Perhaps it’s best in his own words:
During the hot summer weather the barest minimum of clothes was worn. My mother and father had given me a hall marked silver cigarette case, with my initials engraved inside. I was wearing a pair of shorts and the case was in the back pocket when I was taken with an urgent need to ‘go’. My shorts were hurriedly dropped and the case fell through the hole into a pit beneath. Oh calamity!
Perhaps a little description would not be amiss here. There were three ablution blocks in the compound, all similar. They were huts divided into three sections; at either end was a row of taps mounted above a trough, which was for washing etc always with cold water unless one took his own jug of hot water. The central section was the lavatory, if one can call it that. There were no individual cubicles, just four long form-like seats with a number of holes, so one could sit having a chat with the lads next, or opposite you. There was some sort of drainage from the washing sections, but the lavatory section was built over a big, deep pit (a good breeding ground for the flies in hot weather). At intervals a little farm labourer type would come into camp together with a guard, and driving a horse and four-wheeled cart, on which was a long cylinder. To us it was the ‘shiesen wagon’. And you can guess its function. It would be driven round the back of the lavatory section and the little man would drop a length of hose-pipe with a large section. If necessary he would rake the contents towards the hose. We would hear a bang as though a charge had been let off, and the muck would be sucked up into the tank. It would leave the camp with some liquid ‘manure’ dripping from it. It was taken to nearby, but unseen, fields where it was spread and we all prayed that the wind was in such a quarter as would take the odious scent in the other direction.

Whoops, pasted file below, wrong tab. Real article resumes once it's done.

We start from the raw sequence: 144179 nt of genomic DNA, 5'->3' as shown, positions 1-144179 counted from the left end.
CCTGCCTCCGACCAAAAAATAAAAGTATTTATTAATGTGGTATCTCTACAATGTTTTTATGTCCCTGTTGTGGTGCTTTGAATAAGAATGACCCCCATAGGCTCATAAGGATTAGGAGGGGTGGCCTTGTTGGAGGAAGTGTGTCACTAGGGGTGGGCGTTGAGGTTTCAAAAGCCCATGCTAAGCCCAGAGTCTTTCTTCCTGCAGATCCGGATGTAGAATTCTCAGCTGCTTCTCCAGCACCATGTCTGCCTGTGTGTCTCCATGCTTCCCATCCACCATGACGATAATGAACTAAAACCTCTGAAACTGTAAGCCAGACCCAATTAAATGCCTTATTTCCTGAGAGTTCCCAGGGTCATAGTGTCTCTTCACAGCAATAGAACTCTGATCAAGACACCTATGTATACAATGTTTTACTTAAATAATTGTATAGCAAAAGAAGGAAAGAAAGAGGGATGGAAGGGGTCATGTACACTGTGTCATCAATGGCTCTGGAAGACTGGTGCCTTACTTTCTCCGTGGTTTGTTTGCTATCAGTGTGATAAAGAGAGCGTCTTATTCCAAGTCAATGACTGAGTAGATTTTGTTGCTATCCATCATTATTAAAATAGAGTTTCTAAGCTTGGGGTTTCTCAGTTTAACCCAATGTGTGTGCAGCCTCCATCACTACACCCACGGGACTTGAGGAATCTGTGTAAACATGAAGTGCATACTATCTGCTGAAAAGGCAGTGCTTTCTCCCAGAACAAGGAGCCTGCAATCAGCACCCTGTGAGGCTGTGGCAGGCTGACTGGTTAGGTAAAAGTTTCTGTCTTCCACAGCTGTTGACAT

This time I waited for the arrival of the wagon and the guard who let me have the little man recover the case. To do that he pulled on a pair of rubber waders such as fishermen wear, got me to go back to the hole I had been using, and started to use his rake. Soon he reached down and held up my case, which he took out to the back. He washed his arm and the case, which he then handed to me before continuing to empty the pit. He was mightily pleased to receive my gift of 200 English cigarettes. The cigarettes in the case were a nasty mess and were thrown away; the band which held them in place was also well rotted and was cut out and thrown away. I still have that case, still without a band in it, as a memento of those days and with indentations from the tines of the rake the little man used to find it. As they were leaving I felt rather sorry for him, and had I known I might have given him more cigarettes. There were two trails of drippings; one from the wagon, the other from his boots. They must have been almost full to take so long for ‘it’ to drain out!”
With luck getting our own drains sorted out won’t entail such a smelly, mucky experience!